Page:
Harsanyi then directly nails the point that any other astute political observer would note about a Democratic Party that supports unconstitutional “vaccine passports,” but opposes a basic election integrity instrument like voter IDs.
“ID requirements are what the Left detests most, and yet this is the provision they talk about least. Why?” he asks rhetorically. “Most polls find overwhelming majority support for limiting early-voting hours and requiring photo IDs to vote.”
“Fascists in Colorado and Connecticut and most other states, not only Georgia, still demand a person provide government-issued ID to vote,” he goes on glibly. “They, just like Georgia, allow voters without ID to provide the last four digits of their Social Security number, a bank statement or utility bill, a paycheck, or any other government document with their name and address. (Maybe if states allowed vaccine passports to suffice, Democrats would be up for it.)”
“But most Americans — most people in the free world — have believed it eminently reasonable to expect voters to identify themselves before participating in democracy,” he adds. “If Democrats believed the vote was sacred, so would they.”
“It’s the Democrats who are advocating overturning the will of voters in Georgia and elsewhere,” he adds. “Let’s remember that H.R. 1 ‘voting rights’ bill would have compelled states to allow ballot harvesting, to ban voter-ID laws, to allow felons to vote, and to count mail-in votes that arrive up to ten days after Election Day.”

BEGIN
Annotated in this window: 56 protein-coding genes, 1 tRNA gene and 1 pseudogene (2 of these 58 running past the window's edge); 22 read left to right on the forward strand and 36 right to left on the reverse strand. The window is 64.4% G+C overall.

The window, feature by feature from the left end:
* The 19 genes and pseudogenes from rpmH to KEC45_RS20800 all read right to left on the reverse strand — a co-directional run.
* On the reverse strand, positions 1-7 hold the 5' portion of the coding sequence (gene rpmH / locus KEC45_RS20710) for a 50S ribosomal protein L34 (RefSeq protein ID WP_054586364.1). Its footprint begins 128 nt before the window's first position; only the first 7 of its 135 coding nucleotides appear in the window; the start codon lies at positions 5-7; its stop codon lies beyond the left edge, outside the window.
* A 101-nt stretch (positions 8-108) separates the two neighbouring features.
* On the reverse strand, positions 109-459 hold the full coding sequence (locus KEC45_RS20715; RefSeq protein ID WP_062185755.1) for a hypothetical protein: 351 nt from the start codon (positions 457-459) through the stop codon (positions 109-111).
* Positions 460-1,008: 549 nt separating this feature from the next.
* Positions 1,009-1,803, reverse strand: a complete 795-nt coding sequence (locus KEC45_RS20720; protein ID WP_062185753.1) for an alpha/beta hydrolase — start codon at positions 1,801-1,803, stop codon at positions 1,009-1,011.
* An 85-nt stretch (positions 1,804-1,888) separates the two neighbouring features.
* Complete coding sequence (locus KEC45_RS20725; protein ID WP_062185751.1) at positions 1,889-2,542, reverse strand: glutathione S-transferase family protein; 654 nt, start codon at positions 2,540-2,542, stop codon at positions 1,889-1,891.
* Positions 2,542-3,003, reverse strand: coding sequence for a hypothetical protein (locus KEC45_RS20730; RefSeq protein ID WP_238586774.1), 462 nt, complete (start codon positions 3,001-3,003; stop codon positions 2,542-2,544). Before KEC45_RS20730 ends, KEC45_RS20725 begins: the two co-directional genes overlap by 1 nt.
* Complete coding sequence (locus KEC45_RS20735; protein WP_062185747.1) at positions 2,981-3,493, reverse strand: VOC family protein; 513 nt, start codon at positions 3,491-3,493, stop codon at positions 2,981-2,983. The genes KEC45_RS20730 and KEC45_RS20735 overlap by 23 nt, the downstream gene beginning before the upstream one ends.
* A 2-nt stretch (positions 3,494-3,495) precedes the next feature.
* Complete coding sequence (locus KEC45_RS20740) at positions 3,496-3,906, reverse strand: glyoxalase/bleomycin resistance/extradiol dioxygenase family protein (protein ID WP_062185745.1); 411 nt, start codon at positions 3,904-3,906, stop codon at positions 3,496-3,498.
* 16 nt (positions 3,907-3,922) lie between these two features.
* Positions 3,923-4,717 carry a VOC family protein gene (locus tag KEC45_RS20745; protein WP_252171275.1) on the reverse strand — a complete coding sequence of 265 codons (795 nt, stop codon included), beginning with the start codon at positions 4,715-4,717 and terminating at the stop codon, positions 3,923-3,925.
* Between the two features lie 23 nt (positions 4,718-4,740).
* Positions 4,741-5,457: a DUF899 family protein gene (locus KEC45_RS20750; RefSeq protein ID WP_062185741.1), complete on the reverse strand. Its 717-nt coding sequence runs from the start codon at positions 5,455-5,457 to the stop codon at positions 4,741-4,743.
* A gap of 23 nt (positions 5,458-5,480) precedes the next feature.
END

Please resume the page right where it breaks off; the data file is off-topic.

Despite the Democratic leadership’s hyperbolic claims, 63 percent of Democrats “believe that requiring photo ID to vote is a reasonable measure to protect the integrity of elections,” according to a recent Rasmussen poll.
Americans who support election integrity do so in order for everyone to have trust in the vote. Members of the Democratic Party, after all, officially rejected the results of the presidential elections in 2001, 2005, and 2016. There were progressive Democrats who complained about a lack of confidence in voting machines before the election of Biden. Those concerns evaporated once the Democratic candidate was pronounced the winner.
Jen Psaki is right, having confidence in elections is not a “partisan” issue. Unfortunately, President Biden wants to exacerbate the problem by nationalizing the issues that so many citizens in state elections around the country found so concerning.
OPINION: This article contains commentary which reflects the author's opinion.